# Fast.ai Lesson 5 notes — Part 1 v3

**Image classification** — Currently our algorithms do a very good job in this area.**NLP** — Deep learning is starting to get better results**Tabular and collaborative filtering** — Deep learning is getting as good results as other approaches without needing to do feature engineering.

Following courses, we are going to learn the theory behind those things. We have seen how these things work but next, we learn to implement these by ourselves.

Review from the last lesson:

**Parameters/Weights** = things that your model learns.**Activations** = numbers that are calculated.

People often ask from Jeremy where this number came from. His answer is to think is the number parameter or activation. All numbers are one of those classes, except input.

When our model outputs something we calculate the loss between those and the actual numbers. Then we use that loss to calculate gradient respect to all parameters. Finally, we subtract gradient times learning rate from these parameters. This whole thing is called backpropagation.

## Fine-tuning

ResNet is trained using ImageNet data and there are 1000 classes in ImageNet. That is why there are 1000 columns in the last parameter matrix.

Now if you want to use these parameters and model for other tasks, there is this problem that the last layer is useless because it’s predicting ImageNet categories. That is why we throw this weight matrix away. In Fastai `create_cnn`

will automatically do this for us when pretrained model is given.

Fastai deletes this last parameter matrix and replaces it with two new parameter matrix and ReLU between those. The first matrix column number is some default number but the second is the number of classes in your task. You can see the number of columns in the last matrix with `data.c`

Those new layers are randomly initialized but because we only changed the last layer the model is actually much better than random. If the model is recognizing images, then the first layer might be recognizing simple shapes. Further we go more specific things the layer is recognizing and that is why we need to train it more. Parameter matrix that we deleted recognized full objects from ImageNet and now we need to train it to recognize objects we care about.

Freezing means that we don’t backpropagate gradients back to those layers. So basically we don’t change parameters that were frozen. When we use transfer learning as a default all layers are frozen except the two latest matrices we added.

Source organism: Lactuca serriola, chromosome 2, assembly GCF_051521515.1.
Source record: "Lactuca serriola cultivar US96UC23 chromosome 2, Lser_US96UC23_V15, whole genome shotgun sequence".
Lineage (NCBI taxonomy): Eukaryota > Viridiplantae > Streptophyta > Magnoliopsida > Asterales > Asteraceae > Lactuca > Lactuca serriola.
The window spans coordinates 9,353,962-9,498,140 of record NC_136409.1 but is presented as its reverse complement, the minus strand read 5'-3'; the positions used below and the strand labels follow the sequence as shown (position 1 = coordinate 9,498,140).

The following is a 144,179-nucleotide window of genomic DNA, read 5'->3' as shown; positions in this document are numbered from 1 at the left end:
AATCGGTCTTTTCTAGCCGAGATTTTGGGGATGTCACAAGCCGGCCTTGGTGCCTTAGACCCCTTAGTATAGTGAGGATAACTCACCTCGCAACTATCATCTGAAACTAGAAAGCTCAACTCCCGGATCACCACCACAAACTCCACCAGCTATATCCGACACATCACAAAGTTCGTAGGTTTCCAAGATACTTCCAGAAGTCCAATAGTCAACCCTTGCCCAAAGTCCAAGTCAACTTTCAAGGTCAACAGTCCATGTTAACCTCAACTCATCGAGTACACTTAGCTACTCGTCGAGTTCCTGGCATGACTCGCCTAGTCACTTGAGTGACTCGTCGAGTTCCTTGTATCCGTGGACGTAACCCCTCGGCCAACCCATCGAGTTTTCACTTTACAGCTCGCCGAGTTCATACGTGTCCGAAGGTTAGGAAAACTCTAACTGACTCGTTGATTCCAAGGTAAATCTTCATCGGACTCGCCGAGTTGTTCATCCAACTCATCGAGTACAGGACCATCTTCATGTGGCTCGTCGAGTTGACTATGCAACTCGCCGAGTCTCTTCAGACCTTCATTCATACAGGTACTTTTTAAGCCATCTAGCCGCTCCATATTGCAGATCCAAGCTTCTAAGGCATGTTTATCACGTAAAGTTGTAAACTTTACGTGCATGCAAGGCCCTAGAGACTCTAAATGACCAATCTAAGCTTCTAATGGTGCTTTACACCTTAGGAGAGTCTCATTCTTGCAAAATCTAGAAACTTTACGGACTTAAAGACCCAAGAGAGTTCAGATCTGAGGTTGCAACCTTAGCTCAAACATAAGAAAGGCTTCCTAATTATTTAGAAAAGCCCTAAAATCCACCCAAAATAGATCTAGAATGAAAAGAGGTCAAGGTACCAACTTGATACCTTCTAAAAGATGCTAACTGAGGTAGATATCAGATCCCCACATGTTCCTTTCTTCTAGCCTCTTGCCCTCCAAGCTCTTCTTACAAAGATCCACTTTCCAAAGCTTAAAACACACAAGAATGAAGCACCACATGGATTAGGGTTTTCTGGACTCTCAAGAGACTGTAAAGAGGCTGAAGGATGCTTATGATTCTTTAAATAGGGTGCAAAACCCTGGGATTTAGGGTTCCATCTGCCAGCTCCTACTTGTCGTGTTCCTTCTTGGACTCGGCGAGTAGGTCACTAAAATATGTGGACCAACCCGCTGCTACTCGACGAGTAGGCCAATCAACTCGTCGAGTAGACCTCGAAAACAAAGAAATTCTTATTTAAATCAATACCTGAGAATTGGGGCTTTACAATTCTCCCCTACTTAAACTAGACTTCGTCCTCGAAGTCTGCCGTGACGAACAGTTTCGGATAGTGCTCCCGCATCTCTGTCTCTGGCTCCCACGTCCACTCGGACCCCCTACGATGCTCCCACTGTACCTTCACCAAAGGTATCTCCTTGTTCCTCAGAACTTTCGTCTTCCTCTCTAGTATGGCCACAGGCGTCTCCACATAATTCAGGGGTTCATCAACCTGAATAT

After training some time the newest layers and having all other layers frozen, we unfreeze all layers. Unfreezing means that we train all layers like normally we would with a new model. But because we have pretty good weights already, we don’t want to change those a lot and that is why we decrease our learning rates. We also often use multiple learning rates. First layers should be trained with smaller learning rates than newer and when we use multiple learning rate it will automatically split layers to equal size groups that are trained with certain learning rate.

`1e-3`

= train all layers using this learning rate`slice(1e-3)`

= last layers are trained with `1e-3`

and all the other layers with `(1e-3)/3`

`slice(1e-5,1e-3)`

= Last layers are trained with `1e-5`

, first layers with `1e-3`

, and all the others get learning rates that are equally spread between these numbers. For example, if there are three layers, learning rates will be `1e-5,1e-4,1e-3`

matrix multiplication = linear layer = affine function

In excel, if you do, for example, matrix multiplication and the result will be placed more than one cell, you need to press `ctrl + shift + enter`

instead of just `enter`

.

These things do exactly the same thing but the technique below is faster. Why so? Well the above technique is calculating a lot of matrix multiplications where result is zero wasting time on something that doesn’t matter.

The slower version is called one hot encoding. In that version, if you have let’s say, 10 different classes, you create for every item an array where are 9 zeros and 1 one. The faster version is called embedding. Embedding means just simply that you do array look up and replace a number with its weights.

For example, if we have 10 classes in our neural network input. Some people would replace that input by adding row vector where there is one in the index of that class. But the better way is to just create n length row vector for every class and use those directly. It is doing exactly the same thing but the later version is much faster.

After training a while you notice that some of the items in the row vectors corresponding to a different kind of things.

We don’t define these hidden features but model instead make those by itself. That way we give it a freedom to choose the most important features. These are also called latent factors.

Problem is now that if a movie is just overall bad. For example, if George Clooney is the main character but the movie is just boring. We need a way to tell that if a user likes George Clooney, recommend Clooney movies except if it is this certain bad movie. By adding bias we can solve this. Bias is just one number which is added to the dot product. We add own bias to every movie and user.

Jeremy said that everyone will face the error below, at some point in their life.

`movies = pd.read_csv(path/'u.item', delimite='|', header=None, `

names=['movieId','title','date','N','url',*[f'g{i}' for i

in range(19)]])

This means that csv isn’t unicode. We solve this by adding `encoding='latin-1'`

`movies = pd.read_csv(path/'u.item',delimite='|', `**encoding='latin-1',**

header=None, names=['movieId','title','date','N','url',*

[f'g{i}' for i in range(19)]])

Sometimes it can be other than latin-1 so you just need to try what it might be or read from the dataset documentation.